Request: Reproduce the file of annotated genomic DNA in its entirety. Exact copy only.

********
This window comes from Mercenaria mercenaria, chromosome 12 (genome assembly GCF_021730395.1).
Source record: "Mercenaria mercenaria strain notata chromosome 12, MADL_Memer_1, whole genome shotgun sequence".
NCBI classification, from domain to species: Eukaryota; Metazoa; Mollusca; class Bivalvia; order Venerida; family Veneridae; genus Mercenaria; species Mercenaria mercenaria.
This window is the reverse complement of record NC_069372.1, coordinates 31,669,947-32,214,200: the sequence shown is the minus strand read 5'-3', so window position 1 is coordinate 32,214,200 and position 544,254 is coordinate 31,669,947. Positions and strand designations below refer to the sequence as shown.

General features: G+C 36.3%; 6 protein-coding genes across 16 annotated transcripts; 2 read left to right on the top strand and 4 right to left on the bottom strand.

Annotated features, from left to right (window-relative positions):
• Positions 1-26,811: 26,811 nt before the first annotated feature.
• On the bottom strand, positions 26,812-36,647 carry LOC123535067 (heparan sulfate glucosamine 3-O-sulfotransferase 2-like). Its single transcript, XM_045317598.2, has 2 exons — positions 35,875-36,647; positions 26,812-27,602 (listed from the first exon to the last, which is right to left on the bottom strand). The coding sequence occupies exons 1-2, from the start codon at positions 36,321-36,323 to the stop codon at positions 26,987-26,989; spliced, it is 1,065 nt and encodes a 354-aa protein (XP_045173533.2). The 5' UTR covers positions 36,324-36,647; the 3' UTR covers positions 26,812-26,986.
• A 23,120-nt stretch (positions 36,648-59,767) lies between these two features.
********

This window comes from Mercenaria mercenaria, chromosome 12 (genome assembly GCF_021730395.1).
Source record: "Mercenaria mercenaria strain notata chromosome 12, MADL_Memer_1, whole genome shotgun sequence".
NCBI classification, from domain to species: Eukaryota; Metazoa; Mollusca; class Bivalvia; order Venerida; family Veneridae; genus Mercenaria; species Mercenaria mercenaria.
This window is the reverse complement of record NC_069372.1, coordinates 31,669,947-32,214,200: the sequence shown is the minus strand read 5'-3', so window position 1 is coordinate 32,214,200 and position 544,254 is coordinate 31,669,947. Positions and strand designations below refer to the sequence as shown.

General features: G+C 36.3%; 6 protein-coding genes across 16 annotated transcripts; 2 read left to right on the top strand and 4 right to left on the bottom strand.

Annotated features, from left to right (window-relative positions):
• Positions 1-26,811: 26,811 nt before the first annotated feature.
• On the bottom strand, positions 26,812-36,647 carry LOC123535067 (heparan sulfate glucosamine 3-O-sulfotransferase 2-like). Its single transcript, XM_045317598.2, has 2 exons — positions 35,875-36,647; positions 26,812-27,602 (listed from the first exon to the last, which is right to left on the bottom strand). The coding sequence occupies exons 1-2, from the start codon at positions 36,321-36,323 to the stop codon at positions 26,987-26,989; spliced, it is 1,065 nt and encodes a 354-aa protein (XP_045173533.2). The 5' UTR covers positions 36,324-36,647; the 3' UTR covers positions 26,812-26,986.
• A 23,120-nt stretch (positions 36,648-59,767) lies between these two features.